On the Wild Side


The national parks of KwaZulu-Natal conserve a very diverse range of biomes, from the high montane grasslands of the Drakensberg to the dune forests of the Greater St Lucia National Park. They also include the mixed woodland of Hluhluwe-Umfolozi, the kind of environment many people consider to be "the real Africa." There may be an opportunity to do a short game walk or drive through the Tugela Conservancy while doing a river trip on the Buffalo or Tugela rivers.

Go to Outdoor South Africa: Kwazulu-Natal for more information on public lands and hiking in the area.

Umfolozi Wilderness Trail
Umfolozi is one of South Africa's oldest reserves, having been proclaimed, along with the nearby Hluhluwe, in 1897. (They have since been joined by the proclamation of a corridor between them.) It is most famous for its role in bringing the white rhino back from the brink of extinction and also for running the first wilderness trail in southern Africa in 1957. It proved so successful and popular that it is still running. It is a three-day walking safari deep into the wilderness area of the park. You are accompanied by an experienced, armed game ranger who will explain the complexities of your surroundings, as well as identify animals and birds. Accommodation is in tented bush camps. You carry only a daypack as the rest of your gear is taken to the camp on pack donkeys (which do not accompany you). Prices are inclusive of meals but special diets are not catered for. The trails operate from the beginning of March to the end of September, although weekend trails are run all year-round.

The trails are run by the Natal Parks Board and all booking is through their central booking office.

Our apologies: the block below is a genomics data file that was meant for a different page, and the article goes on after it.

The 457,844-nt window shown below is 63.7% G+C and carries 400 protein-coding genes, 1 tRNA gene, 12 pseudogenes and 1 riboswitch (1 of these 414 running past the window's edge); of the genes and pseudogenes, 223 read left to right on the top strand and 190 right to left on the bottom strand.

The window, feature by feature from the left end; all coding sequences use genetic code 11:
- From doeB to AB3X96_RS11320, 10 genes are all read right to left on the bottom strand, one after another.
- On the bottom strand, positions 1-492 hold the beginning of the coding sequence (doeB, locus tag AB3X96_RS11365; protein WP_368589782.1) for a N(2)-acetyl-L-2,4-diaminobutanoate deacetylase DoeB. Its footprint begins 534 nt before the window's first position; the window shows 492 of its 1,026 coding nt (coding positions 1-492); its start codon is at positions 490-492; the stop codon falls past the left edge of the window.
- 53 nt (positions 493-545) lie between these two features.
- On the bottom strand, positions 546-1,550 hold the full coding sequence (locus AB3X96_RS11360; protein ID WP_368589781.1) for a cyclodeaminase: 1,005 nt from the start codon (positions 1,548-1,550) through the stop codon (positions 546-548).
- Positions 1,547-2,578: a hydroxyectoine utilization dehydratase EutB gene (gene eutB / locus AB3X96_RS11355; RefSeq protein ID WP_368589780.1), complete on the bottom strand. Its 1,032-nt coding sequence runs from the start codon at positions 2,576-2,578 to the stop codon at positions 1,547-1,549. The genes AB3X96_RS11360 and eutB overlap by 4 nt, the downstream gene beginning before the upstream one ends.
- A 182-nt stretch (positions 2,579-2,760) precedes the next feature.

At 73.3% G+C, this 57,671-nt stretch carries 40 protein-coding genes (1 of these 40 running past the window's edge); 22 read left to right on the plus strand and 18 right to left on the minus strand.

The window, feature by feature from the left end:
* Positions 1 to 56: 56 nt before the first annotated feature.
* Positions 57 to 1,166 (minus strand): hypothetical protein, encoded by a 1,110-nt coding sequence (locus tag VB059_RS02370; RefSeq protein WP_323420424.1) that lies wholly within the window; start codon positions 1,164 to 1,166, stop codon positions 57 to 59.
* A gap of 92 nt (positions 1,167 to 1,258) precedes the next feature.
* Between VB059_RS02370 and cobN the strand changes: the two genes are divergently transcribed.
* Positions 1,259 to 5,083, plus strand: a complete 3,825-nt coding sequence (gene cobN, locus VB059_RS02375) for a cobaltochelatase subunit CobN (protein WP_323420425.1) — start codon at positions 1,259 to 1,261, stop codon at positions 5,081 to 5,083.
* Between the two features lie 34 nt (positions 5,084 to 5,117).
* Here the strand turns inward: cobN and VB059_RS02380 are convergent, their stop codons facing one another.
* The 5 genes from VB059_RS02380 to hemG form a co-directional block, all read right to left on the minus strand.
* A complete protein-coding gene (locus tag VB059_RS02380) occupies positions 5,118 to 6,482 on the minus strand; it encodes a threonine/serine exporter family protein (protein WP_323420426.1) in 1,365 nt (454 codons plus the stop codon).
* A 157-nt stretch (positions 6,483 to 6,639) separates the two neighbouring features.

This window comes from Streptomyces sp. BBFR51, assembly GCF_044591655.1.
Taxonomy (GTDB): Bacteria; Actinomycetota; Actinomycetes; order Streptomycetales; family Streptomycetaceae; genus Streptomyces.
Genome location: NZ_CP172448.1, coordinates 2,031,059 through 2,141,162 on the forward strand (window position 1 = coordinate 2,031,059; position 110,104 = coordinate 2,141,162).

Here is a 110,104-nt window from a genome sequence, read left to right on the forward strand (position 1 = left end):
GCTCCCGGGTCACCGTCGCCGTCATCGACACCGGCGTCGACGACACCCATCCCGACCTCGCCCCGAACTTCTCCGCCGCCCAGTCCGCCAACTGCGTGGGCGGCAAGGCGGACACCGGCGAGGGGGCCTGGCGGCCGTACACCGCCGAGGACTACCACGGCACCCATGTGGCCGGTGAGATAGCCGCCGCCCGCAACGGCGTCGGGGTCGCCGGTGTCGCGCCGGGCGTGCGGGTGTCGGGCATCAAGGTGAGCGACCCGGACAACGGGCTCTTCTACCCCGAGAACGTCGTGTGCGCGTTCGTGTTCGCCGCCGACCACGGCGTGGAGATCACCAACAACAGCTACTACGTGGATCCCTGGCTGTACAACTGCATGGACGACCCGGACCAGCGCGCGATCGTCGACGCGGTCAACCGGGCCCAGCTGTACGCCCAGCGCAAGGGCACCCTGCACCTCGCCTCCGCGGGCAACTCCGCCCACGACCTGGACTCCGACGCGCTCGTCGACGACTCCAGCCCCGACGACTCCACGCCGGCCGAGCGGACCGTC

St. Lucia Wilderness Trail
This four-night, three-day trail starts at Bhangazi Base Camp on the banks of Lake Bhangazi in the Greater St. Lucia Wetland Park, from where you walk out into the wilderness area in the company of an armed and knowledgeable ranger. You are likely to see animals such as red duiker, black rhino, reedbuck, hippos and crocodiles. You may paddle for a stretch on the lake if you like, and if you take your own gear you may go for a snorkel in one of the many rockpools filled with myriad colourful tropical fish. Birdwatching is excellent here.

The trail is run from the beginning of April to the end of September. Booking is essential and is through the Natal Parks Board.

This very upmarket lodge encompasses a number of different biomes, ranging from seasonally inundated wetlands to bushveld. A stay at this lodge can be combined with scuba diving at Sodwana, turtle-watching trips, and big-game fishing. Game drives are standard; the accommodation is very luxurious and the service always attentive. Game likely to be seen includes elephant, white rhino, lion, cheetah an many species of antelope. Phinda is run by Conservation Corporation Africa who handle all bookings.

Published: 29 Apr 2002 | Last Updated: 15 Sep 2010
Details mentioned in this article were accurate at the time of publication


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